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May 09, 2018

Phillies starter Aaron Nola is proving worthy of being called an ace

The eyes seem vacant most of the time. So does the face — expressionless, void of anything. Aaron Nola likes it that way. It keeps hitters guessing, just like his two-seam fastball, curveball, four-seam fastball and changeup do. 

Nola’s progressing maturity — and the command of those pitches, especially the changeup — made the San Francisco Giants guess wrong 26 times, leaving them swinging at air all night in the Phillies’ 4-2 win on Tuesday.

Nola struck out a career-high 12 batters, driving his record to 5-1, which places the former LSU star into a third-place tie among all major league pitchers with Houston’s Lance McCullers Jr. and the New York Yankees’ Luis Severino, behind only Washington’s Max Scherzer (6-0) and Boston’s Rick Porcello (5-0).

More importantly, Nola is developing into one of the best pitchers in baseball — a true No. 1 starter, a tag many believed was dubious when the Phillies selected him with the seventh-overall pick in the 2014 MLB Draft. ESPN currently has Nola as the third favorite to win the National League Cy Young award, behind Scherzer and Arizona’s Patrick Corbin (4-0, 2.15 ERA). The 26 swinging strikes Nola induced again the Giants (another career best, previously 18) are second in MLB behind only Seattle’s James Paxton* (31, in the Mariners’ 3-2 loss to Oakland on May 2).

*Paxton threw a no-hitter in his next start.

Nine of Nola’s 26 swinging strikes were produced by the changeup, a pitch he’s been honing the last few years. The young righty has been always classified far more as a pitcher than “a thrower.” Against San Francisco, he used his fastball, which was clocked at around 94 mph, early to set up his changeup – when Giants’ hitters were looking for the curveball. Nola still threw his curveball, sometimes when down in the count, and that left San Francisco hitters out in front and baffled by almost anything 24 year old tossed up.

In the process, Nola dropped his ERA from 2.17 to 2.05.

“We saw tonight what the combination of poise and stuff equals,” Phils’ skipper Gabe Kapler said about Nola, who continues to make his new manager’s life much easier. “We saw a calm, cool confidence, plus, three pitches that you can command and two that are playing up in a special way in the curveball and the changeup. ‘Noles’ continues to flash that 94 [mph fastball] early in the game and I think that makes the opposition respect the fastball. They have to be aware of it.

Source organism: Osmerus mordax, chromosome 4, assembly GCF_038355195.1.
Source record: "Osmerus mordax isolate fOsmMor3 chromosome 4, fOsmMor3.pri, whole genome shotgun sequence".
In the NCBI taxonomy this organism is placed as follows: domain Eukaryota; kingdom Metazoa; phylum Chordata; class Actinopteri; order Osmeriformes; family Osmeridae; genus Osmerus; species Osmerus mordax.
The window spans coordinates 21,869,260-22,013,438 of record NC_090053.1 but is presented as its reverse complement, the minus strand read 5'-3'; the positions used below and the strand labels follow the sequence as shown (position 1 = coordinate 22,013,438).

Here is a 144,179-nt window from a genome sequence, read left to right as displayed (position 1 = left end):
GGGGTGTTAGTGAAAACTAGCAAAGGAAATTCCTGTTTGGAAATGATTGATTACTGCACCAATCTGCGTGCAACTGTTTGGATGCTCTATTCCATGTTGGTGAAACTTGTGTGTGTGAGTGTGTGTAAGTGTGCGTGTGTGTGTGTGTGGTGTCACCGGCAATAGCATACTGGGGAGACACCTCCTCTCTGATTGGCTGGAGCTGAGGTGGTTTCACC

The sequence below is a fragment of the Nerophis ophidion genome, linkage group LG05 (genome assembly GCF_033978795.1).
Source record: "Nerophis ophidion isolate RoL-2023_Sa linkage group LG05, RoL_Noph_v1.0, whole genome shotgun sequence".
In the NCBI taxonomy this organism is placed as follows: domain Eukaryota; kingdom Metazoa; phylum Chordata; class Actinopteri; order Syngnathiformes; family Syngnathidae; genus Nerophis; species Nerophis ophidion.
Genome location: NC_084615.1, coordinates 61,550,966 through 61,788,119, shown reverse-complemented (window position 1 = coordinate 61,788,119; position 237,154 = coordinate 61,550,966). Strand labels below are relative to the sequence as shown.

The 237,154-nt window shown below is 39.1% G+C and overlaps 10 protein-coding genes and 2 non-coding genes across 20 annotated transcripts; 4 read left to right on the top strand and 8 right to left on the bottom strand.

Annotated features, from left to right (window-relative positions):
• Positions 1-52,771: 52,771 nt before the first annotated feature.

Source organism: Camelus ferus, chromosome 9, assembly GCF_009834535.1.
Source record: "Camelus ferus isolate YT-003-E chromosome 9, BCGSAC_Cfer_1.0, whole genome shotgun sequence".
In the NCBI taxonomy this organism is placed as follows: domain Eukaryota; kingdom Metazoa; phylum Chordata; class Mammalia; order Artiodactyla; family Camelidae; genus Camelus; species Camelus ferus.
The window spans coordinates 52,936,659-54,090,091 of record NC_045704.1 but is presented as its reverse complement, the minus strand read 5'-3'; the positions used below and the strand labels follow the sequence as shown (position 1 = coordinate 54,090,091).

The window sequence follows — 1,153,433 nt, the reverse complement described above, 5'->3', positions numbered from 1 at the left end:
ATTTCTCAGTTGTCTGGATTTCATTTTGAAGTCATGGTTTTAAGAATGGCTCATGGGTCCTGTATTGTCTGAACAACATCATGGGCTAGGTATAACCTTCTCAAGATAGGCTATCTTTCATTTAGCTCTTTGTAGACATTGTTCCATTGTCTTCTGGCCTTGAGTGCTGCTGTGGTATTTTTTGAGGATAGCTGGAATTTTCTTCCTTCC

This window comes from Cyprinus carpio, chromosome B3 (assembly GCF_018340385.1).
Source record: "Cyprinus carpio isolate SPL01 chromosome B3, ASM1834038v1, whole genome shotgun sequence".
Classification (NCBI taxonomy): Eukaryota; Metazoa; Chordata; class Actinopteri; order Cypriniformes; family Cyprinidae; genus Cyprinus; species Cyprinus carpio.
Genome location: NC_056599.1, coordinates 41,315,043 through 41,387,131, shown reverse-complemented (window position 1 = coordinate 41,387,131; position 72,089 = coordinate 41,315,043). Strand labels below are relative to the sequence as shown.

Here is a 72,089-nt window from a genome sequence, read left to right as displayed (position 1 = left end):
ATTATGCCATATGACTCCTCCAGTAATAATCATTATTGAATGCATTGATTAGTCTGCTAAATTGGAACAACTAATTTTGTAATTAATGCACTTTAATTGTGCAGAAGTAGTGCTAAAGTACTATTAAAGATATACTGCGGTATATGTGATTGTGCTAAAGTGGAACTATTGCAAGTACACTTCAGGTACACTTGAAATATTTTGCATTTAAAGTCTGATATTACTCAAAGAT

“They have to be aware of the come-back fastball, which he starts off the plate and gets back on the plate. Then you have two really plus pitches in the curveball and the changeup, which makes that fastball even more effective. Again, it’s the poise, it’s the confidence in any situation, and with Noles, and he seems to get stronger and stronger as the game goes on. If it wasn’t for the pitch count, you really feel as if you could send him back out there.”

Nola threw a season-high 109 pitches, 75 for strikes, over seven innings. He got the heart of the Giants’ order – Andrew McCutchen, Buster Posey, Brandon Belt and Evan Longoria – to strike out a combined seven times.

“When you’re throwing names out there like McCutchen, Posey, Belt and Longoria, you know that you’re in for it,” Kapler said. “I went through their lineup prior to tonight’s game, and really their careers, and these are All-Stars and borderline Hall of Famers that they’re running out there.

“Here’s the thing, the [changeup] isn’t a brand new pitch. But the way he’s using it, with as much confidence as he is his curveball, he can throw it in any count, to a righty or lefty, and it’s a real good change-of-pace. I really do believe that flashing those 94s [94-mph fastballs] makes you respect the fastball, and the changeup just plays it up.”     


Last season, the Phillies were 14-21 after 35 games and were 9 games out of first. This year, they’re 20-15, and are .5 behind an Atlanta Braves team that appears to have some staying power. Furthermore, they didn’t reach the 20-win mark until June 5 of 2017, when they were 20-35, sitting in last place, 15.5 games out of first. This year, it took nearly a month less – and 20 fewer losses – to get to their 20th win.

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